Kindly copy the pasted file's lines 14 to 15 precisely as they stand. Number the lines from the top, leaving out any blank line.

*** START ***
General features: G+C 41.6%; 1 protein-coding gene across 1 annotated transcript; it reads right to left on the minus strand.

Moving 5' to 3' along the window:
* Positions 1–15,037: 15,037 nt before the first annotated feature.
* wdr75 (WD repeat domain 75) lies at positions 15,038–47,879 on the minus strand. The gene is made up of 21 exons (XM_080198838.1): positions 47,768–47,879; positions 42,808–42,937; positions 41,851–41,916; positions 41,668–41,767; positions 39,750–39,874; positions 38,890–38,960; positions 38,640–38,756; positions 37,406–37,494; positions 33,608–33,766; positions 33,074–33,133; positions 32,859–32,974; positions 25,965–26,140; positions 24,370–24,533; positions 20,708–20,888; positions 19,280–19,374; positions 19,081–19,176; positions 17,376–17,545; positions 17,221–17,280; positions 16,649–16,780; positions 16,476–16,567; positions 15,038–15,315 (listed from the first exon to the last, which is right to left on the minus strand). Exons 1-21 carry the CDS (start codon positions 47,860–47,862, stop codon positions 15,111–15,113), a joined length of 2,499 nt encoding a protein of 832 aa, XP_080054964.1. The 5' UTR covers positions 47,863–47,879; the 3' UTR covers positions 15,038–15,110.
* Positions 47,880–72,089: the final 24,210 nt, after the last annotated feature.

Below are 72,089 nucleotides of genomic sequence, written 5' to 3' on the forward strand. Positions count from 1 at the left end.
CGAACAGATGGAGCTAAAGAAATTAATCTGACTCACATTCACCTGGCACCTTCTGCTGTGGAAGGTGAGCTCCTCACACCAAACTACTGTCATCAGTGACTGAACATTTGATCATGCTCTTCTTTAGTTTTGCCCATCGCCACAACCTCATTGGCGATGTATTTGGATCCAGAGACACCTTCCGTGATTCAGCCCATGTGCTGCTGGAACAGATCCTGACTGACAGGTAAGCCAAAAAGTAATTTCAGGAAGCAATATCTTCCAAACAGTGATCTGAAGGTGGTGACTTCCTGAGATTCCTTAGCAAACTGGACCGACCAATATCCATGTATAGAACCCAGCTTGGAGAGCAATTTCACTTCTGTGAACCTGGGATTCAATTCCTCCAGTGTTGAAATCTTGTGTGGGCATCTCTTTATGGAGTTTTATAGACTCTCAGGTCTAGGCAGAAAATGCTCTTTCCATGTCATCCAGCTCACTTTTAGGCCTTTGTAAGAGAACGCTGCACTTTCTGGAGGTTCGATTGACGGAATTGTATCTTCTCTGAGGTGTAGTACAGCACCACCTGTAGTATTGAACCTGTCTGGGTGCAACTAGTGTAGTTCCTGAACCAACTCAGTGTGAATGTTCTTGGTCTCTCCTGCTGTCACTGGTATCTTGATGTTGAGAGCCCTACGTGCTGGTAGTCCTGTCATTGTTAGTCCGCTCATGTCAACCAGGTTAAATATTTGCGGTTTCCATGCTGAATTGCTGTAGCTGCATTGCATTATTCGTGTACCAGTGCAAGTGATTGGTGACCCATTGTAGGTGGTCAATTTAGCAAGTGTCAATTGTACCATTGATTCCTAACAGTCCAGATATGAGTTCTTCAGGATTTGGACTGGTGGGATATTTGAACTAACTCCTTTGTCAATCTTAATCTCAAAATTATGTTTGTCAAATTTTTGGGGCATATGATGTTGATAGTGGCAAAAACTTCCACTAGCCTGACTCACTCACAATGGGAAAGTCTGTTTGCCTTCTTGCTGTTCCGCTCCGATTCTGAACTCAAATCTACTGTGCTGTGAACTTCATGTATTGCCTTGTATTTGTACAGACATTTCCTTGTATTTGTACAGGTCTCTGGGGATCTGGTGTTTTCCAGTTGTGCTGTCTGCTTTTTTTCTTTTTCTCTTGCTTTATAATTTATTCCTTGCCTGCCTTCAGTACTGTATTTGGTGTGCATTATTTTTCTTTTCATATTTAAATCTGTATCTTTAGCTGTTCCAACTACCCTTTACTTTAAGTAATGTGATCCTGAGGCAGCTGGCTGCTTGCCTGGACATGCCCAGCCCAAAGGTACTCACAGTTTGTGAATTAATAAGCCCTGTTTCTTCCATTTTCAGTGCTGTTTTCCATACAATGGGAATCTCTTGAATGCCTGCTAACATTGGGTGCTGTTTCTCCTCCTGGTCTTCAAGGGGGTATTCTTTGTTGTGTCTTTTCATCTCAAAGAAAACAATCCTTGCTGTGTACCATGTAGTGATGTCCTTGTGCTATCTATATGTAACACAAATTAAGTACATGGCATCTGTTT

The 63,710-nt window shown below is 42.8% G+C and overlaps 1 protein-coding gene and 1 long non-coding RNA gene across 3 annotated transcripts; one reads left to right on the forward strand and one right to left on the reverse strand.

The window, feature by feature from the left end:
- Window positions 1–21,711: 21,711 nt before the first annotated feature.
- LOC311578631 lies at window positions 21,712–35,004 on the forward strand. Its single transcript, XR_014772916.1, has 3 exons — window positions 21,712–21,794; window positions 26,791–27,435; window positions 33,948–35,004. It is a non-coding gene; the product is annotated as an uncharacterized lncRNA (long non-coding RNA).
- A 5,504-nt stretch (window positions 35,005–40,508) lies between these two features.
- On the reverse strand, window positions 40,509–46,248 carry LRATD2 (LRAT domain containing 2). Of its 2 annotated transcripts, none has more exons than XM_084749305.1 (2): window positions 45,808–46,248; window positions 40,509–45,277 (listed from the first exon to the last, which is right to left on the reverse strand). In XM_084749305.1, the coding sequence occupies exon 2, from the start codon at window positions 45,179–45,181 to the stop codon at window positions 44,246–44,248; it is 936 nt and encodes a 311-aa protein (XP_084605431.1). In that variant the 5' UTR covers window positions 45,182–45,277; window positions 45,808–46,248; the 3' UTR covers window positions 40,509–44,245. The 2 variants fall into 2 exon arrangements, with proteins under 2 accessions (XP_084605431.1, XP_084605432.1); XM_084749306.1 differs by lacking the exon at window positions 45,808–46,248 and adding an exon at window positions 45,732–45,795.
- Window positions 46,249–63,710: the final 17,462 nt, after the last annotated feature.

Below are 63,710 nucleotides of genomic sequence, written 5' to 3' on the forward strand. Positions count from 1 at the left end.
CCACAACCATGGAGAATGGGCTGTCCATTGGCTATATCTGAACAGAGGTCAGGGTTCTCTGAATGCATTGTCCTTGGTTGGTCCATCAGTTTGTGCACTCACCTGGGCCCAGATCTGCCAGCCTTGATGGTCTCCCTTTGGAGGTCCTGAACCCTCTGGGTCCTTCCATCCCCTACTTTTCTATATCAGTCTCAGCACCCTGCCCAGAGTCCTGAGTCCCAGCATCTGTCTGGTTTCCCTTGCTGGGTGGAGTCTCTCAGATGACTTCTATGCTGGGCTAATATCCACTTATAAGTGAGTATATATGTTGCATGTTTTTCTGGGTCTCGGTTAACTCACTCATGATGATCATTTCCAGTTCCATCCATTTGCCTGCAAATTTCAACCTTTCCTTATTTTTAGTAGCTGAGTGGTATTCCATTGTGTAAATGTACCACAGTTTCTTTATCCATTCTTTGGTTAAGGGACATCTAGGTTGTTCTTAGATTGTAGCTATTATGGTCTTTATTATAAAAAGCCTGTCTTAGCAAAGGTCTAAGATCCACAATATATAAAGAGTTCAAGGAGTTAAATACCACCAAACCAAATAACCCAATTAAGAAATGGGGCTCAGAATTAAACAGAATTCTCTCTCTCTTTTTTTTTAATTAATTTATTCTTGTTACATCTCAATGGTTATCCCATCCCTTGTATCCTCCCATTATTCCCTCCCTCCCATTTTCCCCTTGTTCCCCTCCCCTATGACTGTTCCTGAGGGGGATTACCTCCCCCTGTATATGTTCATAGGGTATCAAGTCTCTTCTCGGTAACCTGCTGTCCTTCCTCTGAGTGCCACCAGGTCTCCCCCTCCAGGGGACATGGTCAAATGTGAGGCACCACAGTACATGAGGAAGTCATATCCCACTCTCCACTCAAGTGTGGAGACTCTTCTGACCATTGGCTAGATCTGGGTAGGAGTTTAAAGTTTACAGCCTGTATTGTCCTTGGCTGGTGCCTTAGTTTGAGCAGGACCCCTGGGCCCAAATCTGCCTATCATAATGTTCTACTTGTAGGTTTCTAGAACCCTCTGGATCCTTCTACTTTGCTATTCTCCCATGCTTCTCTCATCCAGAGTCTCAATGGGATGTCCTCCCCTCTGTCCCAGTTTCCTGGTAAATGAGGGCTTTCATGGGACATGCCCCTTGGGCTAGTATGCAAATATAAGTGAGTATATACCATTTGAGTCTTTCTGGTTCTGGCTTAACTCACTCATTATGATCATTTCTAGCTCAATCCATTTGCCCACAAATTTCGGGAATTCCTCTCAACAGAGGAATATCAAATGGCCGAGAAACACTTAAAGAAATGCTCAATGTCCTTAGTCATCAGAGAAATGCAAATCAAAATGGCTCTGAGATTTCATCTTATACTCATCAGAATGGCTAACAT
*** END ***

- Window positions 46,249–63,710: the final 17,462 nt, after the last annotated feature.

Below are 63,710 nucleotides of genomic sequence, written 5' to 3' on the forward strand. Positions count from 1 at the left end.